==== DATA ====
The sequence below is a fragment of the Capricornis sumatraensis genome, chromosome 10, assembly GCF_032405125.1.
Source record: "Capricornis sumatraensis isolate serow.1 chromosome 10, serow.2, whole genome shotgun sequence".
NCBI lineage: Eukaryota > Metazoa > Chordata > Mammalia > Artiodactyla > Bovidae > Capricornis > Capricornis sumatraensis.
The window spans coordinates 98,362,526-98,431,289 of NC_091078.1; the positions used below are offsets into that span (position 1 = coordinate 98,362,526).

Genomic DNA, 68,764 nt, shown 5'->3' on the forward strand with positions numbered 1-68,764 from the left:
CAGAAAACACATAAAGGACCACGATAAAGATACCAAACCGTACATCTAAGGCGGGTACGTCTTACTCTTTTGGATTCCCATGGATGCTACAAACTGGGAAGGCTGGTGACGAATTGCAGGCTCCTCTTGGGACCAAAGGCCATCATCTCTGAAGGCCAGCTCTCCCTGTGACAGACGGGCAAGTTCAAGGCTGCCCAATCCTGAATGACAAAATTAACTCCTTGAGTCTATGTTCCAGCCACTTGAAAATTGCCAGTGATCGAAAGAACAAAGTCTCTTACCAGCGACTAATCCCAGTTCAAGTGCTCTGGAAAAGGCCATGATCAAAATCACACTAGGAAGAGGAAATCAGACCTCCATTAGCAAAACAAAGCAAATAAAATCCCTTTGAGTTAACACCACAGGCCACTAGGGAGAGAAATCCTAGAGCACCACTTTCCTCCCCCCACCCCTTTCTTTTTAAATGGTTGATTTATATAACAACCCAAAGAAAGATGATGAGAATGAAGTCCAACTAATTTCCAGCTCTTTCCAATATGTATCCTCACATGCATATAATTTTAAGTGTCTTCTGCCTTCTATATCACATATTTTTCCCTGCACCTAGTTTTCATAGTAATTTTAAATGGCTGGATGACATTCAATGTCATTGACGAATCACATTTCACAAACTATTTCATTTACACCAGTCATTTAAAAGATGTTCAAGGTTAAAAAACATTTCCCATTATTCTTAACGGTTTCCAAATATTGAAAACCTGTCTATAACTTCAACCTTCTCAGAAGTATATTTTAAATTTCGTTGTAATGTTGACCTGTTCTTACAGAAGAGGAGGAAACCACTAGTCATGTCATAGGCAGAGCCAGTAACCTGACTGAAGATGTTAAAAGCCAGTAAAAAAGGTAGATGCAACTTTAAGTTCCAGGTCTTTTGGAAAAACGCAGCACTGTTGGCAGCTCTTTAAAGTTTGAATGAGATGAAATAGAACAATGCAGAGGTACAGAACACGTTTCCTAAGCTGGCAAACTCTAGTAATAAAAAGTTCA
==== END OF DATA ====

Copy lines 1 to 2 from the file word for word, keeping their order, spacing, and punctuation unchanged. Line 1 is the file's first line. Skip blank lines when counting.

The sequence below is a fragment of the Capricornis sumatraensis genome, chromosome 10, assembly GCF_032405125.1.
Source record: "Capricornis sumatraensis isolate serow.1 chromosome 10, serow.2, whole genome shotgun sequence".